The Herald (Harare)

21 April 2010

Zimbabwe: Ahmadinejad Visit Providential

Harare — THE scheduled official opening of the Zimbabwe International Trade Fair, on Friday, by Iranian President Mahmoud Ahmadinejad is providential coming as it does at a time when Western nations, led by Britain and the United States have openly declared their hostility to the aspirations of our two nations.

There is, thus, greater need to strengthen collective co-operation and consolidate the links that exist not only between our two nations, but among other like-minded nations as well.

Though Zimbabwe and Iran are separated geo-graphically, the two countries share intricate historical, cultural, political and socio-economic links that transcend both time and space.

Zimbabwe and Iran have a common history dating back to the 13th century when our forebears traded in gold and ivory, through the liberation struggle when the leader of the Islamic Revolution, Imam Khomeini inspired the Patriotic Front to expeditiously drive out the settler regime.

Both our nations were born after protracted armed revolutions that toppled the administrations of stooge leaders -- Bishop Abel Muzorewa and the Shah of Iran, King Mohammed Reza Pahlavi.

Our people prevailed against the forces of imperialism almost at the same time. The Islamic Republic of Iran attained its independence on February 11, 1979, at a time when the Zimbabwean revolution had reached the decisive phase culminating in the people's victory on April 18, 1980.

The deposing of the vassal regimes did not please the West that sponsored wars of destabilisation, disguised as civil wars. Our nations once again triumphed in tandem; the Iran-Iraq war ending in 1988 a few months after we triumphed against the externally sponsored dissident insurrection by signing the Unity Accord on December 22, 1987.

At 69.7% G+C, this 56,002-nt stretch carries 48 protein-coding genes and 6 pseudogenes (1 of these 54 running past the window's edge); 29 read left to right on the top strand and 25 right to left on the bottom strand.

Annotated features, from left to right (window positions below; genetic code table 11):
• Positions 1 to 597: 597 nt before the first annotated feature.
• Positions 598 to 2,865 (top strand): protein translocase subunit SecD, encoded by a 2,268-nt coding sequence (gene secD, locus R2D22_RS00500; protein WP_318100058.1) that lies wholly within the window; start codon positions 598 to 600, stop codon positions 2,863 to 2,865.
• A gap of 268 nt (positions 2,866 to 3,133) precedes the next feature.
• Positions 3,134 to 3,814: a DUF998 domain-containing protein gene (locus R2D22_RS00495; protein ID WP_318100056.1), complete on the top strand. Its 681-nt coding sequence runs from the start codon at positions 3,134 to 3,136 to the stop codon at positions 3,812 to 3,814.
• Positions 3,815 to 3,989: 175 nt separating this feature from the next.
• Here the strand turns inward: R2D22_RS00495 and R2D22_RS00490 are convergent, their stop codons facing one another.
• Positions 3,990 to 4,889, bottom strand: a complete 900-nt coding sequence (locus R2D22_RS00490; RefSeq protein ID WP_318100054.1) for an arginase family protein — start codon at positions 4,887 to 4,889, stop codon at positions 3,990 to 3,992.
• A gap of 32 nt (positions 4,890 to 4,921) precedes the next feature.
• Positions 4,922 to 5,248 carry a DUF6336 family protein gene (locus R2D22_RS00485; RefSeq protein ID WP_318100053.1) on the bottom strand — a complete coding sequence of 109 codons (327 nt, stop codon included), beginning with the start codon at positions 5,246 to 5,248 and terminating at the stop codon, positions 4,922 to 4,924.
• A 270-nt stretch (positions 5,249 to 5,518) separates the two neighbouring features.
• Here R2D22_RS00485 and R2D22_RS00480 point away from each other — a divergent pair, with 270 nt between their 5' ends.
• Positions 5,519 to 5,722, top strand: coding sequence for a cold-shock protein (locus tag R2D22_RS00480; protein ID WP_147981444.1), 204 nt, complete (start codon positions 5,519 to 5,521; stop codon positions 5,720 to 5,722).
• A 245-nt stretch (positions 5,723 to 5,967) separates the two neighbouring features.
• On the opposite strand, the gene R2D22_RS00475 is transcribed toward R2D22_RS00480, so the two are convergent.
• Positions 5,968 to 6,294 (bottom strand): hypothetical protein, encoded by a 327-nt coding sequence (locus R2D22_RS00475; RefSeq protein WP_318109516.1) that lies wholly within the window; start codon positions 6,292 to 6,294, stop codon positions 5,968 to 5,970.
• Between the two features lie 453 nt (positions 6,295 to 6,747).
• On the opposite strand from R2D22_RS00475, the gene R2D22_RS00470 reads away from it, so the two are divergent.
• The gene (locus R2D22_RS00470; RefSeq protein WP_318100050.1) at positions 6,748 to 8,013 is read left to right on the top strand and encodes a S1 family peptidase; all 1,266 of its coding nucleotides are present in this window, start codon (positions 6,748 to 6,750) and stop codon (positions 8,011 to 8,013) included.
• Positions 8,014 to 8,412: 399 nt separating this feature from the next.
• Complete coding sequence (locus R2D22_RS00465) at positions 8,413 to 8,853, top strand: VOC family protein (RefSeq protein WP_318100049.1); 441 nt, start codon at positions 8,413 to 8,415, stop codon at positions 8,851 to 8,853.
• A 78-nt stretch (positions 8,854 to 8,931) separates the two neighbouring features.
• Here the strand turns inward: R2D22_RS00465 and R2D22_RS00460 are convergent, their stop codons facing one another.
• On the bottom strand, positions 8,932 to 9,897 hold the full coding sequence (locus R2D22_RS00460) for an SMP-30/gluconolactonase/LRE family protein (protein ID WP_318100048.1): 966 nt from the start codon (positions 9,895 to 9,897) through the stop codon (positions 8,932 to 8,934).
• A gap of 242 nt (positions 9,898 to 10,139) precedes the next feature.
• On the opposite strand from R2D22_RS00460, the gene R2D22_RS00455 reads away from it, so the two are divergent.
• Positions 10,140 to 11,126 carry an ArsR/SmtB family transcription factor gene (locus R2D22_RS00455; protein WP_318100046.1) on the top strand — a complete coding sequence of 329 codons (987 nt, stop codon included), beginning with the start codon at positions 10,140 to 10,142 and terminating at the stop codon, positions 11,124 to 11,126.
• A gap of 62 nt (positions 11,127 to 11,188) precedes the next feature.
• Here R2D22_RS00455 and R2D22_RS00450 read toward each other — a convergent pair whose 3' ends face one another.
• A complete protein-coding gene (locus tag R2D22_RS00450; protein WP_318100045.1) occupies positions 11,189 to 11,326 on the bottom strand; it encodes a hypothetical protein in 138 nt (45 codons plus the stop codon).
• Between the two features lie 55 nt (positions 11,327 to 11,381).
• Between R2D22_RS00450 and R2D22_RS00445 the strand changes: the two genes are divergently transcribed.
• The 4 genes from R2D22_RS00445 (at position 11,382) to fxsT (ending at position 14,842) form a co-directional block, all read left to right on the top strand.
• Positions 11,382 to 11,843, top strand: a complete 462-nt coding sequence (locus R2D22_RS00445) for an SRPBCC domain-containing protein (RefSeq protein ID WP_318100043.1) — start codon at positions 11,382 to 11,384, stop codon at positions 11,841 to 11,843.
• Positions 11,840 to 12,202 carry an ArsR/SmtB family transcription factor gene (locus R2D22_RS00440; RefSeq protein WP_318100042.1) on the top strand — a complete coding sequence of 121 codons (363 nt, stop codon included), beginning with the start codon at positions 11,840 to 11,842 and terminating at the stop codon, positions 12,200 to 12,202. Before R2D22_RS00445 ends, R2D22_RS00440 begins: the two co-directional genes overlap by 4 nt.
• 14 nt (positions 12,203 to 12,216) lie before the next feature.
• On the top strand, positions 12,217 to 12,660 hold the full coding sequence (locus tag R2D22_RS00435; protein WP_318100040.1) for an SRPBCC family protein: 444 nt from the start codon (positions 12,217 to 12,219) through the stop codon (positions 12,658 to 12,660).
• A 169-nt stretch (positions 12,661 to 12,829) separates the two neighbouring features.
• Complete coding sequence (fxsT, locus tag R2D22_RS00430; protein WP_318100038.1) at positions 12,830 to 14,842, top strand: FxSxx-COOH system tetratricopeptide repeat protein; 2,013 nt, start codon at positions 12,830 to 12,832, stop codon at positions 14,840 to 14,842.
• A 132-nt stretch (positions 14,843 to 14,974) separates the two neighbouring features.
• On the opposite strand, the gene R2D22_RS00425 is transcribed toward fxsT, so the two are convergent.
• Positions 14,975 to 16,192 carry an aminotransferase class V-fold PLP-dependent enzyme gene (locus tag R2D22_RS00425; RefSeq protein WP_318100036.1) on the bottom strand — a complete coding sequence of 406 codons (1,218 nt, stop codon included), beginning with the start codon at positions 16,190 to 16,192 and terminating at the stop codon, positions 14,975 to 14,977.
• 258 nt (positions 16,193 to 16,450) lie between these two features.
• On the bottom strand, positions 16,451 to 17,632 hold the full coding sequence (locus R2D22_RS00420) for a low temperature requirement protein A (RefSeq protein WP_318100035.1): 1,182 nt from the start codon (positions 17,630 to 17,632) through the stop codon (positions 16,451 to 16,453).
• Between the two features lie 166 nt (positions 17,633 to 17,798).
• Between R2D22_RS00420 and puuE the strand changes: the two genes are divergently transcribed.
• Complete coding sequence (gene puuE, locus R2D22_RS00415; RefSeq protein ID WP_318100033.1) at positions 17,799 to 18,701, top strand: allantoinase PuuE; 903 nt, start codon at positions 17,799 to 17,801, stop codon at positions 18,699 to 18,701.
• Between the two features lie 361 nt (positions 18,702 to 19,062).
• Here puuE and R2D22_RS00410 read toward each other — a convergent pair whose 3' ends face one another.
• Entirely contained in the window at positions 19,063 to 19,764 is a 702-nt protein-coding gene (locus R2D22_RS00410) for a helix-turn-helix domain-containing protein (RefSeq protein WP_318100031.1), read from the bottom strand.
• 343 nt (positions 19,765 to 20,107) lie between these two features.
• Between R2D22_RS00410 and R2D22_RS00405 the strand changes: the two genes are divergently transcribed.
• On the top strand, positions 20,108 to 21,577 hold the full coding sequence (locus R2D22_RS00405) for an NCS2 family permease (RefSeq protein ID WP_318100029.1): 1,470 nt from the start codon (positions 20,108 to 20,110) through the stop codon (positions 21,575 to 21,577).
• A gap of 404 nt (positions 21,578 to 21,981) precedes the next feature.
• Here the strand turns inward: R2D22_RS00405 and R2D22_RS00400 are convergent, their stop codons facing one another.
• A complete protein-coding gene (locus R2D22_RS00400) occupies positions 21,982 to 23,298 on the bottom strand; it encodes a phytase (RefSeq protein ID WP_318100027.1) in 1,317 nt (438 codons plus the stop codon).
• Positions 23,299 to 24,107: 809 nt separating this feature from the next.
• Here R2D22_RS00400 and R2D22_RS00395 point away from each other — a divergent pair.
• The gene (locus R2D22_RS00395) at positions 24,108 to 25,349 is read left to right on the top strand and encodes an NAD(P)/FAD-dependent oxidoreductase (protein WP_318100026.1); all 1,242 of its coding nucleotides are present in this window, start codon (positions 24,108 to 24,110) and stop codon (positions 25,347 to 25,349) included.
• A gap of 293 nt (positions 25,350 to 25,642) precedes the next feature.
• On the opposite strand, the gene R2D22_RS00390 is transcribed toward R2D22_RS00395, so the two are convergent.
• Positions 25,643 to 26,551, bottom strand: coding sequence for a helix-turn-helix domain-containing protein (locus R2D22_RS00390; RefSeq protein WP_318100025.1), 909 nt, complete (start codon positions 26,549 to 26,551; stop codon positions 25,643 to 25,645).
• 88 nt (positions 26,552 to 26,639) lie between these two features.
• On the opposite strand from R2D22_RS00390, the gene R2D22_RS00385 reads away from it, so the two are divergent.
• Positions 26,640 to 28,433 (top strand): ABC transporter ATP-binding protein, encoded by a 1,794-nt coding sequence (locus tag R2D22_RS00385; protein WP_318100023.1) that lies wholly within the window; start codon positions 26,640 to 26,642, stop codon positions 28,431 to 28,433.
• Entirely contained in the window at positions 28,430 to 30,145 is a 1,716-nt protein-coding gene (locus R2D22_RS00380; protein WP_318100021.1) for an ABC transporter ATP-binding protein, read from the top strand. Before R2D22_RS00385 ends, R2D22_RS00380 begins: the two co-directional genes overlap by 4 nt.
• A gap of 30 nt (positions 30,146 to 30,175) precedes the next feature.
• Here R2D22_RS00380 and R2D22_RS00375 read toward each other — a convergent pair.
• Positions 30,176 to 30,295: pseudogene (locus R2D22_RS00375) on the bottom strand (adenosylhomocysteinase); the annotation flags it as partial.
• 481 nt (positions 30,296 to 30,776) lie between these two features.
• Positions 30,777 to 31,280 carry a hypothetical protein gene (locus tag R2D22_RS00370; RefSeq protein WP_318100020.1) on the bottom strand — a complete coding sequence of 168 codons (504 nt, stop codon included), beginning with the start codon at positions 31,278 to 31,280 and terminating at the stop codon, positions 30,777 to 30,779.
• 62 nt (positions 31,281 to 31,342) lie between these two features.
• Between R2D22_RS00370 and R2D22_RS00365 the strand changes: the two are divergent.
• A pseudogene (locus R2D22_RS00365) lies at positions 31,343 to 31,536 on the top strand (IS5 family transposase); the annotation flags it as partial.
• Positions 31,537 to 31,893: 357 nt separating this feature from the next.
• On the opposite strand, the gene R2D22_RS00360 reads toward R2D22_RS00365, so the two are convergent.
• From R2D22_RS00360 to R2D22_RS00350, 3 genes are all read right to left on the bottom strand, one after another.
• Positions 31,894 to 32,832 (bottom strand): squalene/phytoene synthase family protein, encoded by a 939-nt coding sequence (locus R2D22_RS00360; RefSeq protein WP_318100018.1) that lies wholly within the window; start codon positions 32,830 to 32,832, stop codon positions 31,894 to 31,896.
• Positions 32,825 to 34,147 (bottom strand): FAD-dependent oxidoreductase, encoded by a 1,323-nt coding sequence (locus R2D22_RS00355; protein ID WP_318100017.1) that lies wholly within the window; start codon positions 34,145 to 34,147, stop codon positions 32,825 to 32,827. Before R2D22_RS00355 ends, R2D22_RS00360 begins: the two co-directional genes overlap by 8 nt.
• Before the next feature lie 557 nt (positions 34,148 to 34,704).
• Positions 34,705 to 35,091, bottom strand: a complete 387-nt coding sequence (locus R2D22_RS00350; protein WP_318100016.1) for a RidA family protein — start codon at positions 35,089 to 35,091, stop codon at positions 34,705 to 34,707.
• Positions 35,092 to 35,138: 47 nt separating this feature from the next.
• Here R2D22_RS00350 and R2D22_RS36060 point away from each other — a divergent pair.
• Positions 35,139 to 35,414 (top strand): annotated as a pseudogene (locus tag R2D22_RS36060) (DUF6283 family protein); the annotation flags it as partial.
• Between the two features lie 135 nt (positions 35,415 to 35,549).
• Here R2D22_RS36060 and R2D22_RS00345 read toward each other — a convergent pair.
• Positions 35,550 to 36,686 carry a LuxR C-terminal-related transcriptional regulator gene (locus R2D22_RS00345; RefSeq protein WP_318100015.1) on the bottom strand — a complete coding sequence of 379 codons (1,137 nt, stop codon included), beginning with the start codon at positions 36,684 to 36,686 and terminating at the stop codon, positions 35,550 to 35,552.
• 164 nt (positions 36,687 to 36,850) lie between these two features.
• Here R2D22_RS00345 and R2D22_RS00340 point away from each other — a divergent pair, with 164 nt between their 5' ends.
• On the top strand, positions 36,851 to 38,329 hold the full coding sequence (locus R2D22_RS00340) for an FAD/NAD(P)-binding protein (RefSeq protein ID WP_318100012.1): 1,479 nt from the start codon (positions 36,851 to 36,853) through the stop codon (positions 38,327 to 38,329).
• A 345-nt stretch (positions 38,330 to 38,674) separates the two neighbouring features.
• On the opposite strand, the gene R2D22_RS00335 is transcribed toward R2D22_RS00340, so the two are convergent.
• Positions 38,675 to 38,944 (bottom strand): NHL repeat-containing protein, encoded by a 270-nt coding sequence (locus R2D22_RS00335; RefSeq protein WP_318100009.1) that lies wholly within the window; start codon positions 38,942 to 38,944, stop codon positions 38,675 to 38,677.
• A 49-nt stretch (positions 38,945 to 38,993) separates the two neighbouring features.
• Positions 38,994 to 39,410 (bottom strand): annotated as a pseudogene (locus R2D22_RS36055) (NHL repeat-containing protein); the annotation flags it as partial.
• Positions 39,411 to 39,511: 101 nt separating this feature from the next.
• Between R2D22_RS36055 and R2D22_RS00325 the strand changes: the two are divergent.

Since then our two countries have forged closer ties through the Zimbabwe-Iran Joint Commission that was established on October 19, 1991 and has seen increased co-operation in the areas of trade, technology transfer, agriculture, education and defence.

The Islamic Republic of Iran is at the centre of the Look East Policy adopted by Government at the turn of the millennium, a policy that has enabled us to prevail against the isolationist agenda of Britain and the United States. These countries have declared Zimbabwe a pariah state and Iran "an axis of evil", for daring to defend the interests of the citizens and scuttling the West's bid to plunder the resources of our two nations.

This labelling has been followed by unwarranted economic sanctions, which have afflicted Iran over the past 30 years and Zimbabwe since 2001.

These sanctions have, however, made us self-reliant, because instead of undermining our independence, they have served to strengthen it.

We, however, take great pride in the fact that the resilience of the peoples of our nations, who have refused to be used as instruments of illegal regime change, has proved to be unassailable.

This has been ably complemented by the visionary leadership of great men like President Mugabe, the late Vice President Joshua Nkomo, the late founder of the Islamic Republic of Iran; Imam Khomeini, the leader of the Islamic revolution, Ayatollah Khamenei; and President Mahmoud Ahmadinejad.

The West's neo-colonial agenda should only make us stronger. Our strength derives from the knowledge that we are nations that imperialism would rather not have seen born, which it would rather have seen aborted and currently wishes to pulverise under the might of its weapons of mass destruction.

It is thus imperative that the countries of the East and the South gang together, just as the North and West do, for it is from mutual co-operation that we can present a formidable front against the common enemy.

We are blessed in having generations of citizens that have been tempered by wars, and strengthened by hard-won democracy, which has always been threatened by the erstwhile colonisers.

We hope President Ahmadinejad's visit -- coming as it does on the heels of the three-day State visit by his predecessor, Seyed Mohammed Kathami in 2005 -- will lead to greater co-operation between Harare and Teheran.

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